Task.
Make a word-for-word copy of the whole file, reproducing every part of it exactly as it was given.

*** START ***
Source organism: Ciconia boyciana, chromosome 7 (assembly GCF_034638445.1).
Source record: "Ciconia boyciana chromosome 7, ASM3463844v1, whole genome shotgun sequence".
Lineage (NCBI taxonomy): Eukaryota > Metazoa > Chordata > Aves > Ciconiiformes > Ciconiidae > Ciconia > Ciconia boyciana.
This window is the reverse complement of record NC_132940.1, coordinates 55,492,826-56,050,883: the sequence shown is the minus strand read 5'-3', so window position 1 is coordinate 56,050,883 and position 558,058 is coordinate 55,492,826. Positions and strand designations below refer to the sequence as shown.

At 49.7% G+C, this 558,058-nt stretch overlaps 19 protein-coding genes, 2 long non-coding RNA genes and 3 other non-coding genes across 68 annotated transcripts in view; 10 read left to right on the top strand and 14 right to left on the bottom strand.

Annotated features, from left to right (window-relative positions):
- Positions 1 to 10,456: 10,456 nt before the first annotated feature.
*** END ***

Source organism: Ciconia boyciana, chromosome 7 (assembly GCF_034638445.1).
Source record: "Ciconia boyciana chromosome 7, ASM3463844v1, whole genome shotgun sequence".
Lineage (NCBI taxonomy): Eukaryota > Metazoa > Chordata > Aves > Ciconiiformes > Ciconiidae > Ciconia > Ciconia boyciana.
This window is the reverse complement of record NC_132940.1, coordinates 55,492,826-56,050,883: the sequence shown is the minus strand read 5'-3', so window position 1 is coordinate 56,050,883 and position 558,058 is coordinate 55,492,826. Positions and strand designations below refer to the sequence as shown.

At 49.7% G+C, this 558,058-nt stretch overlaps 19 protein-coding genes, 2 long non-coding RNA genes and 3 other non-coding genes across 68 annotated transcripts in view; 10 read left to right on the top strand and 14 right to left on the bottom strand.

Annotated features, from left to right (window-relative positions):
- Positions 1 to 10,456: 10,456 nt before the first annotated feature.